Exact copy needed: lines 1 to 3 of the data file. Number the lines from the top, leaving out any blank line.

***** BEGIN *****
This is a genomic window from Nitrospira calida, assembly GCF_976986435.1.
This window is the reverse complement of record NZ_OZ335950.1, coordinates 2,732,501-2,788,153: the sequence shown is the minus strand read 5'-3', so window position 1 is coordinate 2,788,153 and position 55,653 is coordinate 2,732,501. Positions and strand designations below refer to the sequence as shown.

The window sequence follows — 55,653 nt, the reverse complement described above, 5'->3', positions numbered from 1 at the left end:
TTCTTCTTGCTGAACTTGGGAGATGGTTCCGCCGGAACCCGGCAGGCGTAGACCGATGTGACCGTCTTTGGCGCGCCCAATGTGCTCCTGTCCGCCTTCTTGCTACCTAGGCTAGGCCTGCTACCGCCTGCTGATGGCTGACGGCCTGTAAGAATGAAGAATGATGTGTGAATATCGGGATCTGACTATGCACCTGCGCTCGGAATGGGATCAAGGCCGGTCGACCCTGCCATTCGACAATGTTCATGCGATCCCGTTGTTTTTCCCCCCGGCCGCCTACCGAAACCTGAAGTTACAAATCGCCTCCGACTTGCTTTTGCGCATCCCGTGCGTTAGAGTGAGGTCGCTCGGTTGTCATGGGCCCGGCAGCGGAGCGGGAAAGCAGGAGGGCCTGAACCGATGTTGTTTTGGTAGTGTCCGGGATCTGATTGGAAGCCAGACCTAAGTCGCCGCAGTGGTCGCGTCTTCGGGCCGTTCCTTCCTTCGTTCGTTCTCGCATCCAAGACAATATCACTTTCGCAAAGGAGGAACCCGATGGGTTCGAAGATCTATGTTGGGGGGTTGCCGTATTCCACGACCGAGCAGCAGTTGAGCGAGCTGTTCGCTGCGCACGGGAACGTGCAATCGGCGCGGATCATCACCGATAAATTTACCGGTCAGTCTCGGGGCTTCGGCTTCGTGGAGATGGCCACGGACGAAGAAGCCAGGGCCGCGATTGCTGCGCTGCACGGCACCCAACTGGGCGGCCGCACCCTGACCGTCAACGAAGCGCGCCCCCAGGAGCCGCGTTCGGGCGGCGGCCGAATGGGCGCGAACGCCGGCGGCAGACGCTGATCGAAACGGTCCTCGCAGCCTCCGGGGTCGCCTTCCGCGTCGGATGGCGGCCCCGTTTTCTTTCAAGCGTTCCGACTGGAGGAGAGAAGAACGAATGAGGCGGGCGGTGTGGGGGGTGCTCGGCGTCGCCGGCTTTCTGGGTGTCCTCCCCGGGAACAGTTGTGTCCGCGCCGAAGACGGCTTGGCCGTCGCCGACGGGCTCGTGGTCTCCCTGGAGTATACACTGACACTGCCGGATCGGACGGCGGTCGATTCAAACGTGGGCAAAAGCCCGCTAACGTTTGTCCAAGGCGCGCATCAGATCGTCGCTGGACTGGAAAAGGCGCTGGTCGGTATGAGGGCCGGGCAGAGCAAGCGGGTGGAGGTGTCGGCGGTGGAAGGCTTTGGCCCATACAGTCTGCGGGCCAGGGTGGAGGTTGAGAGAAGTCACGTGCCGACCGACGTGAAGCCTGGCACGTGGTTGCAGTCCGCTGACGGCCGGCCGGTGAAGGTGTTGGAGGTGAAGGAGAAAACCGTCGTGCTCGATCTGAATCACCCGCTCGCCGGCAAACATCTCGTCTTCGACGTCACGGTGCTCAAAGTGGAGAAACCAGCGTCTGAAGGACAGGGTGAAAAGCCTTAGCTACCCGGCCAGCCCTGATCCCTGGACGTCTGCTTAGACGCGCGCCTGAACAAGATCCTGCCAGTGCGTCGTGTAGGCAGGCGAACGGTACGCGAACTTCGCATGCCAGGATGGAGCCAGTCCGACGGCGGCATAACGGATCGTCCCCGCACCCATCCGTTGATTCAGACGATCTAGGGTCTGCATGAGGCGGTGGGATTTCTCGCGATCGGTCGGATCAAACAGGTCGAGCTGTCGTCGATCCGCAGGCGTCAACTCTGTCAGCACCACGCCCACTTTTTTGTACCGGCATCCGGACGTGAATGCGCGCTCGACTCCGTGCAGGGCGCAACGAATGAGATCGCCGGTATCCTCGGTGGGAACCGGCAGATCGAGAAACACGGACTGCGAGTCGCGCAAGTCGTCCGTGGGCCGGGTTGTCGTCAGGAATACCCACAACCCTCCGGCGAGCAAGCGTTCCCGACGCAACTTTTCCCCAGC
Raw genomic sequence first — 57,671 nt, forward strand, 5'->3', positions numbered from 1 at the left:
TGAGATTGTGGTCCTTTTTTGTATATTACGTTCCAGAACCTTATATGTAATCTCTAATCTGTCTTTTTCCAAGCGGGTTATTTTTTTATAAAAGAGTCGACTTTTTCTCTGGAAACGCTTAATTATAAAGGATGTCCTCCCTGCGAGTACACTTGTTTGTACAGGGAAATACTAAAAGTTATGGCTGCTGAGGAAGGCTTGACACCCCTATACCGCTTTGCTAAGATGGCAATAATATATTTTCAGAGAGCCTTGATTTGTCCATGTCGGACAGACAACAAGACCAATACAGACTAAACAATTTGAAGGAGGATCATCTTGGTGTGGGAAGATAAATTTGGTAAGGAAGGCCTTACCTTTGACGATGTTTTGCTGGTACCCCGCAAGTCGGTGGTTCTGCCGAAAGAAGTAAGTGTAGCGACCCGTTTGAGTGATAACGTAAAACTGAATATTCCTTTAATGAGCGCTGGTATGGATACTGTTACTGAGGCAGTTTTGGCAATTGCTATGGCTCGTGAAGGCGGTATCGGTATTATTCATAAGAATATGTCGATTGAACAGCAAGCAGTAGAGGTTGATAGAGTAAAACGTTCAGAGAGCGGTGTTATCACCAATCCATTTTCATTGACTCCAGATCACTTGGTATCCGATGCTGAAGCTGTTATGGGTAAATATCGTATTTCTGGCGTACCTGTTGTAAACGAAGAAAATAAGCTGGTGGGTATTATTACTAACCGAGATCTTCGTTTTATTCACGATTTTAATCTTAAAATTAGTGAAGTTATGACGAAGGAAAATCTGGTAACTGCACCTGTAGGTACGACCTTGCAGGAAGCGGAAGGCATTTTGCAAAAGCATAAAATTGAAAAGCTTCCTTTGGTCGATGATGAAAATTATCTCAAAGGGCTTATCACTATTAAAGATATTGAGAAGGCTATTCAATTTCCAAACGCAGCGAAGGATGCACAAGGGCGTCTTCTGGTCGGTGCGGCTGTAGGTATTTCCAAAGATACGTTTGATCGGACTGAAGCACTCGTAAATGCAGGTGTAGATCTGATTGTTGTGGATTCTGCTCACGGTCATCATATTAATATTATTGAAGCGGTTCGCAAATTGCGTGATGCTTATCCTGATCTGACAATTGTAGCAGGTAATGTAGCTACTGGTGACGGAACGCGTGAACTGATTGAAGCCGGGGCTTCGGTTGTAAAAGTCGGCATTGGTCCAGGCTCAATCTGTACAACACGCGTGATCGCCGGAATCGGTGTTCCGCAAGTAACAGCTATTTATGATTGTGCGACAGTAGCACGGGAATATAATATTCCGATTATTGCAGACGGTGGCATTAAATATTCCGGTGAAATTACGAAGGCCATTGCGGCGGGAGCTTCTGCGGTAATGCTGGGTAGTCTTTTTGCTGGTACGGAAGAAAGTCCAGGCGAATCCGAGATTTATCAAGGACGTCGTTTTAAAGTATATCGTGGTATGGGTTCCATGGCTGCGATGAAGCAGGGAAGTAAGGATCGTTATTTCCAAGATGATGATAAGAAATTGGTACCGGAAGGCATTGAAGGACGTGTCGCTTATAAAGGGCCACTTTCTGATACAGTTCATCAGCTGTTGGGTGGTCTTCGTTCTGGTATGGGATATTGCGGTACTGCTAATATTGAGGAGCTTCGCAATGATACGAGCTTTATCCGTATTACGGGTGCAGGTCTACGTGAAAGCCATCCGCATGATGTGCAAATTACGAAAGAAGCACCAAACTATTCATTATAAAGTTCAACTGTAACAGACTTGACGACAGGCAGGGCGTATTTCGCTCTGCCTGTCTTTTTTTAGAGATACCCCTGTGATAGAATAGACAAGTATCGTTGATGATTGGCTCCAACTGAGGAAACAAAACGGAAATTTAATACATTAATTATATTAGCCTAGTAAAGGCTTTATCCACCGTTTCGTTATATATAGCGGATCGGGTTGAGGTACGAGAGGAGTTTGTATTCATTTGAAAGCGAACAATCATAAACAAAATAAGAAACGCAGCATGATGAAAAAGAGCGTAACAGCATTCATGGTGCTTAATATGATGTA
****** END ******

This is a genomic window from Nitrospira calida, assembly GCF_976986435.1.
This window is the reverse complement of record NZ_OZ335950.1, coordinates 2,732,501-2,788,153: the sequence shown is the minus strand read 5'-3', so window position 1 is coordinate 2,788,153 and position 55,653 is coordinate 2,732,501. Positions and strand designations below refer to the sequence as shown.

The window sequence follows — 55,653 nt, the reverse complement described above, 5'->3', positions numbered from 1 at the left end: